The formulation, analysis, and re-evaluation of mathematical models in population biology has become a valuable source of insight to mathematicians and biologists alike. This book presents an overview and selected sample of these results and ideas, organized by biological theme rather than mathematical concept, with an emphasis on helping the reader develop appropriate modeling skills through use of well-chosen and varied examples.
Part I starts with unstructured single species population models, particularly in the framework of continuous time models, then adding the most rudimentary stage structure with variable stage duration. The theme of stage structure in an age-dependent context is developed in Part II, covering demographic concepts, such as life expectation and variance of life length, and their dynamic consequences. In Part III, the author considers the dynamic interplay of host and parasite populations, i.e., the epidemics and endemics of infectious diseases. The theme of stage structure continues here in the analysis of different stages of infection and of age-structure that is instrumental in optimizing vaccination strategies.
Each section concludes with exercises, some with solutions, and suggestions for further study. The level of mathematics is relatively modest; a "toolbox" provides a summary of required results in differential equations, integration, and integral equations. In addition, a selection of Maple worksheets is provided.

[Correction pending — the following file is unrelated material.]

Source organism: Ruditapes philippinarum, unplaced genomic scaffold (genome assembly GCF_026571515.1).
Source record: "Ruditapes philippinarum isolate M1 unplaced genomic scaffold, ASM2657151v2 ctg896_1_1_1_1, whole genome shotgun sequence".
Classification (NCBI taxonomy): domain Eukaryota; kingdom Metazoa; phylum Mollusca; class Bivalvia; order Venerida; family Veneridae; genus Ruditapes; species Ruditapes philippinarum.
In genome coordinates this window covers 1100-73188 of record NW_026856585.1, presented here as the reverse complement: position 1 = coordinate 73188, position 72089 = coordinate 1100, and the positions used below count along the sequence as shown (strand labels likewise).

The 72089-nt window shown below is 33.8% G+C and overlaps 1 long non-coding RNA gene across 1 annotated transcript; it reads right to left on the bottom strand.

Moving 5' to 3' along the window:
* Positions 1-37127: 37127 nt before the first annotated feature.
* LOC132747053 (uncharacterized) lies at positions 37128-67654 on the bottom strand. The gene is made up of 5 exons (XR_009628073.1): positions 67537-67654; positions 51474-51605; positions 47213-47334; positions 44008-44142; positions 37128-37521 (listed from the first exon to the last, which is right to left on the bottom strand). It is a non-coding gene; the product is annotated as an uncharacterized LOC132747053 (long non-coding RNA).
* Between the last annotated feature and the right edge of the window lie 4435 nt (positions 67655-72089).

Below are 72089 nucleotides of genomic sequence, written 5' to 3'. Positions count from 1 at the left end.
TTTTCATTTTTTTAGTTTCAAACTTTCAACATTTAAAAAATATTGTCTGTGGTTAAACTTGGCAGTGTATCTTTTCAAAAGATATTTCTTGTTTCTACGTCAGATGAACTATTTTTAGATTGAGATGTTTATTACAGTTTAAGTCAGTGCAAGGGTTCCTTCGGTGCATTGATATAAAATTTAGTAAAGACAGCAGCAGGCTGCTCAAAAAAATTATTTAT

The book provides an authoritative tour through a dazzling ensemble of topics and is both an ideal introduction to the subject and reference for researchers.
Mathematics in Population Biology provides a rigorous mathematical treatment of a wide variety of [models]. The attention to mathematical details is emphasized much more in this book than in many other popular mathematical biology textbooks and will be of particular interest to mathematicians. . . . In addition, this book is an excellent reference for researchers interested in learning more about the mathematics behind the models of population biology."--Linda J. S. Allen, SIAM Review
"This is an inspiring book, which is carefully written in rich language. What I like in particular is the systematic use of submodels for behavioral processes on short time scales to derive model ingredients for population changes on longer time scales."--Odo Diekmann, University of Utrecht
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